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Midwest WA mines face safety crack-down

Western Australia’s resources safety watchdog has embarked on a major crack down targeting injuries and ‘near misses’ in the Midwest mining sector, following two serious incidents during the past couple of months at Karara mine.

Department of Mines and Petroleum (DMP) Resources Safety Executive Director Simon Ridge said while there had not been any Midwest mining fatalities for nearly the past five years – and the State achieved a fatality-free year in 2012 – he was concerned by recent incidents.

The most recent incident saw a worker seriously injured at Karara mine on 25 May.

“DMP is investigating the matter, including whether the correct tools and proper procedures were followed to remove a spreader bar from an iron ore screen box at the mine’s processing plant,” Mr Ridge said.

The worker, who was one of three other workers performing the commissioning maintenance work, was allegedly struck in the face by a tool – causing mouth fractures, lip lacerations and a broken tooth.

There was also a serious ‘near miss’ incident at Karara mine on 24 April, where an 80 tonne crane suffered a major structural collapse during load testing, dropping the load in the vicinity of four workers.

“It is unsettling and disappointing that these incidents have occurred, so it is up to my inspectors to get to the root cause,” Mr Ridge said.

“We have commenced thorough investigations into both incidents, and we are interviewing witnesses and managers.”

Mr Ridge said DMP was currently paying additional attention to the mine and other Midwest operations, to ensure high safety standards were being maintained.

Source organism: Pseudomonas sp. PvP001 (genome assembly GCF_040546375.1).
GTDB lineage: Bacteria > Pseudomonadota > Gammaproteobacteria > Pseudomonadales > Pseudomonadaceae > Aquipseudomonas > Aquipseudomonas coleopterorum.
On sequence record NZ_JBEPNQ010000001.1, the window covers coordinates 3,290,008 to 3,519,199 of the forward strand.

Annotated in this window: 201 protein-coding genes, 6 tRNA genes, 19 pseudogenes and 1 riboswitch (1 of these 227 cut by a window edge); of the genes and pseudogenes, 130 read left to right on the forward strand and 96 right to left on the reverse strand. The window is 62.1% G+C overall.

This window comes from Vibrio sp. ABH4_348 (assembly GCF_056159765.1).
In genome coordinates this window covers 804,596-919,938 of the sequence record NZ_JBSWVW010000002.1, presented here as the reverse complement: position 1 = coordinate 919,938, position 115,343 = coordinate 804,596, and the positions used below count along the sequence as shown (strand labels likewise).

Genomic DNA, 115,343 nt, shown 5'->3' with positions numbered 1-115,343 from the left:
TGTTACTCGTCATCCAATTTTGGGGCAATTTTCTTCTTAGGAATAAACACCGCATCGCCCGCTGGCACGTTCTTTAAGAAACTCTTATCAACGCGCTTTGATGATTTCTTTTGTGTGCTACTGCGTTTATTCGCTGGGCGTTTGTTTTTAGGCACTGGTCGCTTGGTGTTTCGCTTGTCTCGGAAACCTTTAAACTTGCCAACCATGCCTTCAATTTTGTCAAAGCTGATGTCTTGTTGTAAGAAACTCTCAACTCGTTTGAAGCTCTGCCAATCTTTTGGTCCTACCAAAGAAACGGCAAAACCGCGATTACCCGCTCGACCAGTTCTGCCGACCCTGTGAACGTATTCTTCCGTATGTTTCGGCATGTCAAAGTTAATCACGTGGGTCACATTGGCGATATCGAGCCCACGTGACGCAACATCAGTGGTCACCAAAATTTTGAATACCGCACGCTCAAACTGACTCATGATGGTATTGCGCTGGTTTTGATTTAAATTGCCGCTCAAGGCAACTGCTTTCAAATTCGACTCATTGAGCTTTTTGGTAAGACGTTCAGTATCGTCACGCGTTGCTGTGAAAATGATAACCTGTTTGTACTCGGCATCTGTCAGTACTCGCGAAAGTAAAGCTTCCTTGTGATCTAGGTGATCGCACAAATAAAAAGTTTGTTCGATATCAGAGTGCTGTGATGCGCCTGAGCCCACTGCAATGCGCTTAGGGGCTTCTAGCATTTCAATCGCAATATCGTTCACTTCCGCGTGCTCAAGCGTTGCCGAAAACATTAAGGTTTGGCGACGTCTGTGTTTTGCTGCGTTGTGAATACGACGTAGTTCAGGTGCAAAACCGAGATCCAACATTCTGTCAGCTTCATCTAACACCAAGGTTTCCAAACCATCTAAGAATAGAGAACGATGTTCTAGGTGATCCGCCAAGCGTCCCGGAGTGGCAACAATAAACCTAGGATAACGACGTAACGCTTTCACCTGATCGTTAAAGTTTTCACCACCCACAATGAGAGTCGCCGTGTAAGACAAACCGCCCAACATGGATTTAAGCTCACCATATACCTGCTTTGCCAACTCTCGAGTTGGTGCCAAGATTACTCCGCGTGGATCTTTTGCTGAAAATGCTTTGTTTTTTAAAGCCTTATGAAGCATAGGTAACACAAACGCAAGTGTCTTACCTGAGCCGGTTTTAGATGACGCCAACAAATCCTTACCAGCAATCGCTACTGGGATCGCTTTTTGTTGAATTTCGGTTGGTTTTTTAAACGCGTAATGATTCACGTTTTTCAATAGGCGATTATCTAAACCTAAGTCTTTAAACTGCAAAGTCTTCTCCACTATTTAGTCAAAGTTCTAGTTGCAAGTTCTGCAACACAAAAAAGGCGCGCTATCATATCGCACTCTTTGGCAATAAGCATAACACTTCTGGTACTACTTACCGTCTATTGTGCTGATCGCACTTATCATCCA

“By the end of September this year, we will have inspected Karara on 12 different occasions,” he said.

Forty nine workers have been injured at Midwest mine sites during the past year, including 10 serious injuries, while 256 ‘near misses’ have been reported.

Mr Ridge said resources safety remained the department’s number one priority.

“The important thing to remember is most companies and workers are doing the right thing – attitudes to mines safety are improving across WA,” he said.

“In fact, WA’s lost time injury frequency rate has decreased by 50 per cent in the past decade.

“However, as with anything in life – you can’t eliminate risk but you can work to mitigate it, and that’s what workers and managers need to be doing at all times.

“We must ensure all mines sites across the Midwest and the State adhere to prescribed legal requirements when it comes to safety, and support a positive cultural change.”

Mr Ridge said some mining incidents occurred due to human error and inattention, while others were caused by operators with poor safety cultures.

“I strongly urge all managers to ensure mining workers aren’t placed in harm’s way, and I urge mining workers to remain careful and follow procedures,” he said.

DMP is also clamping down on mines safety in the Goldfields, after two serious injuries occurred at St Ives mining operations during the past fortnight.

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